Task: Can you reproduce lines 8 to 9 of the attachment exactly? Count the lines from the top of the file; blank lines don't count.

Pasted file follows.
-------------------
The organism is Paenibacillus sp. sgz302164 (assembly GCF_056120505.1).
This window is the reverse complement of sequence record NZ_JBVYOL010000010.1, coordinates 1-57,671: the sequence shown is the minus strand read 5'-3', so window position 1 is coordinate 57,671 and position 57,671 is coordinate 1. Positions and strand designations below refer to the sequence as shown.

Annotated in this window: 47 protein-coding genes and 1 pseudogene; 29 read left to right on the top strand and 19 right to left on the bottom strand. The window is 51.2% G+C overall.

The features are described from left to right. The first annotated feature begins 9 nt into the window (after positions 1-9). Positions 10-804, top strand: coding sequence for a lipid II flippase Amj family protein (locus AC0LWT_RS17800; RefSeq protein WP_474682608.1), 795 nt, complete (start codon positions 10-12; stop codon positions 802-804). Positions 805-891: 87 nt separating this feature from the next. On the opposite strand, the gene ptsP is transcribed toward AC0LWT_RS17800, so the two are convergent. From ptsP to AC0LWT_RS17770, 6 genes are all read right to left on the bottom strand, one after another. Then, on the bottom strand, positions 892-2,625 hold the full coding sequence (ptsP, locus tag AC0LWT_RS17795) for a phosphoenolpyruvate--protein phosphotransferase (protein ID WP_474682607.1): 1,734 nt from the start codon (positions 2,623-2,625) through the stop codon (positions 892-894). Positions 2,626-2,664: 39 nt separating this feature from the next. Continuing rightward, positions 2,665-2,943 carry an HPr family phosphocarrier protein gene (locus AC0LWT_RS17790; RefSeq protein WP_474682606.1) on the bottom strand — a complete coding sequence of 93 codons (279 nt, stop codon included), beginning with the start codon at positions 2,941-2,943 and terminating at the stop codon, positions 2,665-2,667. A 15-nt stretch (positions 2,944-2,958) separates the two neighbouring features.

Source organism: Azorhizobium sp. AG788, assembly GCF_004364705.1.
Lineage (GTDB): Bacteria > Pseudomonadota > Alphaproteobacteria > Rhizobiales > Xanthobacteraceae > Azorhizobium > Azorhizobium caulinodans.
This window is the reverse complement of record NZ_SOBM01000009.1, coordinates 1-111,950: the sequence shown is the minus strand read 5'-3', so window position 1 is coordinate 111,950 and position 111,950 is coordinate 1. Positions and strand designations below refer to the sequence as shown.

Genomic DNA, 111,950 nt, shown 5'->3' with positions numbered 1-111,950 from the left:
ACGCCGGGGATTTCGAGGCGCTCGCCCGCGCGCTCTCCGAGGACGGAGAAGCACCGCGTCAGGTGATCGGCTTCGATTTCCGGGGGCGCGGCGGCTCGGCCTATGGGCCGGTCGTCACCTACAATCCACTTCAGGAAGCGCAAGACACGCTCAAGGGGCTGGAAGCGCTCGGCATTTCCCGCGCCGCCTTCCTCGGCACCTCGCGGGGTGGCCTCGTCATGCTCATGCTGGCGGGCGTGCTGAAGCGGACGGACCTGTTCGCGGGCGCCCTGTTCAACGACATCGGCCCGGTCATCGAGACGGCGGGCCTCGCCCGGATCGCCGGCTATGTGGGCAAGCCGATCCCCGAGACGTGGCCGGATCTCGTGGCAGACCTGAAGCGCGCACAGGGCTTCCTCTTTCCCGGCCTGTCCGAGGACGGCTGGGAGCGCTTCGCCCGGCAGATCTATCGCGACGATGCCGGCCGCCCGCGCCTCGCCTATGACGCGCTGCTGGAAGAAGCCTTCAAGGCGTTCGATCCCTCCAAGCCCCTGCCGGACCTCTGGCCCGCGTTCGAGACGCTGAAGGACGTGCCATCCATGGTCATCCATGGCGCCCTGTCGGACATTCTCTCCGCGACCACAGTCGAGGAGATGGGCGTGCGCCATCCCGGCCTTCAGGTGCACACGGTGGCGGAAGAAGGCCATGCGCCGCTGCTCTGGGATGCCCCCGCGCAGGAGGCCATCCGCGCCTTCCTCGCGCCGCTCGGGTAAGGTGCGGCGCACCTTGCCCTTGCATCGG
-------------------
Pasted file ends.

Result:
Genomic DNA, 111,950 nt, shown 5'->3' with positions numbered 1-111,950 from the left:
ACGCCGGGGATTTCGAGGCGCTCGCCCGCGCGCTCTCCGAGGACGGAGAAGCACCGCGTCAGGTGATCGGCTTCGATTTCCGGGGGCGCGGCGGCTCGGCCTATGGGCCGGTCGTCACCTACAATCCACTTCAGGAAGCGCAAGACACGCTCAAGGGGCTGGAAGCGCTCGGCATTTCCCGCGCCGCCTTCCTCGGCACCTCGCGGGGTGGCCTCGTCATGCTCATGCTGGCGGGCGTGCTGAAGCGGACGGACCTGTTCGCGGGCGCCCTGTTCAACGACATCGGCCCGGTCATCGAGACGGCGGGCCTCGCCCGGATCGCCGGCTATGTGGGCAAGCCGATCCCCGAGACGTGGCCGGATCTCGTGGCAGACCTGAAGCGCGCACAGGGCTTCCTCTTTCCCGGCCTGTCCGAGGACGGCTGGGAGCGCTTCGCCCGGCAGATCTATCGCGACGATGCCGGCCGCCCGCGCCTCGCCTATGACGCGCTGCTGGAAGAAGCCTTCAAGGCGTTCGATCCCTCCAAGCCCCTGCCGGACCTCTGGCCCGCGTTCGAGACGCTGAAGGACGTGCCATCCATGGTCATCCATGGCGCCCTGTCGGACATTCTCTCCGCGACCACAGTCGAGGAGATGGGCGTGCGCCATCCCGGCCTTCAGGTGCACACGGTGGCGGAAGAAGGCCATGCGCCGCTGCTCTGGGATGCCCCCGCGCAGGAGGCCATCCGCGCCTTCCTCGCGCCGCTCGGGTAAGGTGCGGCGCACCTTGCCCTTGCATCGG